Accordingly, it has adopted a policy of broad-based cooperation in the nuclear field with a view to responding to the legitimate aspirations of the developing countries. This policy of cooperation in the field of the peaceful uses of nuclear energy, which comes within the framework of article IV of the Treaty on the Non-Proliferation of Nuclear Weapons (NPT), today spans all sectors, from food irradiation to the fuel cycle, and takes many forms, including pure and applied research, training, technical assistance, exports and technology transfer.
3. This broad-based cooperation is, first of all, bilateral: 26 intergovernmental agreements have been signed with a wide range of countries, including 17 developing countries.
4. This assistance is also multilateral: first, through the European Union, as demonstrated by the crucial role played by the Poland-Hungary Aid for the Reconstruction of the Economy (PHARE) and the Technical Assistance to the Commonwealth of Independent States and Georgia (TACIS) programmes in advancing nuclear safety in Eastern Europe; and secondly through the International Atomic Energy Agency (IAEA). France's contribution to the Agency's Technical Cooperation Fund amounts to 6.39 per cent. It should also be stressed that unlike other States, France renews this contribution annually. Regular contributions are essential to the continuity and, hence, the effectiveness of the Agency's efforts.
5. Two conditions seem essential to the success of this broad-based cooperation policy, namely, vigilance with respect to non-proliferation and the promotion of a culture of nuclear safety.
6. It goes without saying that any cooperation policy in the nuclear field must be formulated and implemented in strict compliance with the provisions of the Nuclear Non-Proliferation Treaty, particularly articles I, II and III thereof. These three articles lay down the conditions under which nuclear trade can and must be conducted. If these conditions did not exist, no trading could take place.
7. One hears it said at times that the non-proliferation conditions imposed on trading in the nuclear sector restrict such trading and are an obstacle to the legitimate aspiration of all States parties to the Non-Proliferation Treaty to develop nuclear energy for peaceful purposes. This chorus of criticism questions, in particular, the verification of exports of nuclear equipment and technology. However, quite apart from the fact that it is provided for explicitly in article III, paragraph 2, of the Non-Proliferation Treaty, France believes that such verification, far from hindering nuclear trade, is its essential corollary, provided, of course, that it is both objective and transparent. As far as objectivity is concerned, France attaches the utmost importance to the fact that any decision to deny authorization to export must be based on objective considerations, not on presumption. Moreover, the rules on which such verification is based must apply equally to all parties. Transparency, for its part, is the object of the transparency exercise undertaken by the Nuclear Suppliers Group (NSG) in an effort to combat some of the misconceptions and prejudices surrounding supplier groups.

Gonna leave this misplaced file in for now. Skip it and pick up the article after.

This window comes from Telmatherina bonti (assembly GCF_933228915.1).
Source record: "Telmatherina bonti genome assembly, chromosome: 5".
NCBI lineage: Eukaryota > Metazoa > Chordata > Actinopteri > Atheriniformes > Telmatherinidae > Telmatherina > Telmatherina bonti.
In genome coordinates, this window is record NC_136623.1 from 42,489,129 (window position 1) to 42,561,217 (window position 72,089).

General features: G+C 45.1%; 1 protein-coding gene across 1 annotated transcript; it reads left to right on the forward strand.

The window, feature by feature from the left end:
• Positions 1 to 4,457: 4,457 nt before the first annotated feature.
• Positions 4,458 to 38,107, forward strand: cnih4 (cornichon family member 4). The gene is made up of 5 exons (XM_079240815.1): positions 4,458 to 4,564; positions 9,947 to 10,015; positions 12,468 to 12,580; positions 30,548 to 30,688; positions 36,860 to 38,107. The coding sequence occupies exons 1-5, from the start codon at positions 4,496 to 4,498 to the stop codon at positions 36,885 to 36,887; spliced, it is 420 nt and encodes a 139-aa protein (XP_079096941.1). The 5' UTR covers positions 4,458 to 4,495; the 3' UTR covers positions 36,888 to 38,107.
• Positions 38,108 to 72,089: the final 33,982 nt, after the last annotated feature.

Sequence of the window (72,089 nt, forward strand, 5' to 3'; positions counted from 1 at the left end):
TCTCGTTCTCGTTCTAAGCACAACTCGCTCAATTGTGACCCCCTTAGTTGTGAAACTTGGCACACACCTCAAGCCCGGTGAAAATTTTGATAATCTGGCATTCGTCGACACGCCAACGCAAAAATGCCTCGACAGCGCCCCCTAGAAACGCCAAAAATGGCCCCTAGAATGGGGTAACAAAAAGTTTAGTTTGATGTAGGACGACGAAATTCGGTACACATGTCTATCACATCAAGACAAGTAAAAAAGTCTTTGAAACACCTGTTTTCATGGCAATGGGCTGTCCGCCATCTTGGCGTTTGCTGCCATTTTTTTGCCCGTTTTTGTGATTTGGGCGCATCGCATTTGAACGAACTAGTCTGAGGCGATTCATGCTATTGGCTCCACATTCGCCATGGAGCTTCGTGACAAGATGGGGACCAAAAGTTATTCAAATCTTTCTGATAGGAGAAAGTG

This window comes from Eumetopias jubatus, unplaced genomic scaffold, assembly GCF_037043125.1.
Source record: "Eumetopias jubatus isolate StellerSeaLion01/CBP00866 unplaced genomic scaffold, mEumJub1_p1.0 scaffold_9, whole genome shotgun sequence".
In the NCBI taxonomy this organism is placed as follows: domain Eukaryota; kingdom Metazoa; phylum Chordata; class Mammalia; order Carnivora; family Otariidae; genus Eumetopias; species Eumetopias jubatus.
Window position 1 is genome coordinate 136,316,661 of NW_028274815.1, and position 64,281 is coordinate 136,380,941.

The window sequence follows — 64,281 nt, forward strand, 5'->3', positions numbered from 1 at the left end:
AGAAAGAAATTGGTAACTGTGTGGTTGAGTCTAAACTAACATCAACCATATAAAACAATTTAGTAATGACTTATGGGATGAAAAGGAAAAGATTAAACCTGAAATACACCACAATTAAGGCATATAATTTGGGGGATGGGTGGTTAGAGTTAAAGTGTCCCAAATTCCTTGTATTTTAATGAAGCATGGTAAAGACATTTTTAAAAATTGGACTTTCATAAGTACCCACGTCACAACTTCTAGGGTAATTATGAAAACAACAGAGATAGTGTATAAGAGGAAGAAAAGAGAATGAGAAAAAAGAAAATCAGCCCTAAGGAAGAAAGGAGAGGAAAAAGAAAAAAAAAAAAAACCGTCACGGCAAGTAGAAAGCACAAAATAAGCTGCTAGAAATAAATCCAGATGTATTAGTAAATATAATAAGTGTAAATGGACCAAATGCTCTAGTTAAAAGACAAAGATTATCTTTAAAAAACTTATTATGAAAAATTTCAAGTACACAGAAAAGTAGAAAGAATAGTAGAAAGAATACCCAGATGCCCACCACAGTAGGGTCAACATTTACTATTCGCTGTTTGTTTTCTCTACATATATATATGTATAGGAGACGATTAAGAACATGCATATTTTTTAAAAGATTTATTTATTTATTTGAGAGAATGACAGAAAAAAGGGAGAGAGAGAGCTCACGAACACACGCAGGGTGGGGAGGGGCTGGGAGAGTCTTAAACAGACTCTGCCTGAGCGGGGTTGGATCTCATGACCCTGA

8. All criticism, in fact, focuses on supplier groups, such as the Zangger Committee and NSG. It should be quite clear, however, that these groups could not, under any circumstances, constitute a so-called "suppliers cartel", as they have no decision-making powers: such powers are exercised at the national level. The groups confine themselves to harmonizing export control regulations and practices with a view, in particular, to preventing proliferating States from exploiting regulatory differences between suppliers for their own ends. It should be added that such controls, which supplier groups are simply harmonizing, apply just as stringently to members of these groups. They are not at all discriminatory, as is sometimes claimed.
9. Nuclear safety is another vital prerequisite for the development of the peaceful uses of nuclear energy, as was strongly emphasized by the Heads of State and Government of the Group of Seven (G-7) countries and the Russian Federation at their meeting in Moscow on 19 and 20 April 1996.
10. The establishment of safety authorities, the enactment of regulations on the control, compatibility and physical protection of nuclear materials, and safe and effective nuclear waste management are essential for developing a culture of nuclear safety in each country and for guaranteeing optimum development of the peaceful uses of the atom. While responsibility in this area rests first and foremost with individual States, international cooperation, both bilateral and multilateral, must also be developed and must permit the sharing of experience, the harmonization of regulations and the definition of common standards. France is working tirelessly, and will continue to work towards that end.
11. It is in this spirit that France also calls on all States to accede rapidly to the relevant conventions, in particular, the Convention on the Physical Protection of Nuclear Materials and the Convention on Nuclear Safety.
12. In the end, far from preventing the development of the peaceful uses of nuclear energy, these conditions of non-proliferation and safety actually make such development possible, by basing trade on trust. If we all work together to strengthen and observe these conditions, nuclear energy can become, as we would wish it to, a cornerstone of economic development in the next century. Rest assured that France will spare no effort to achieve this.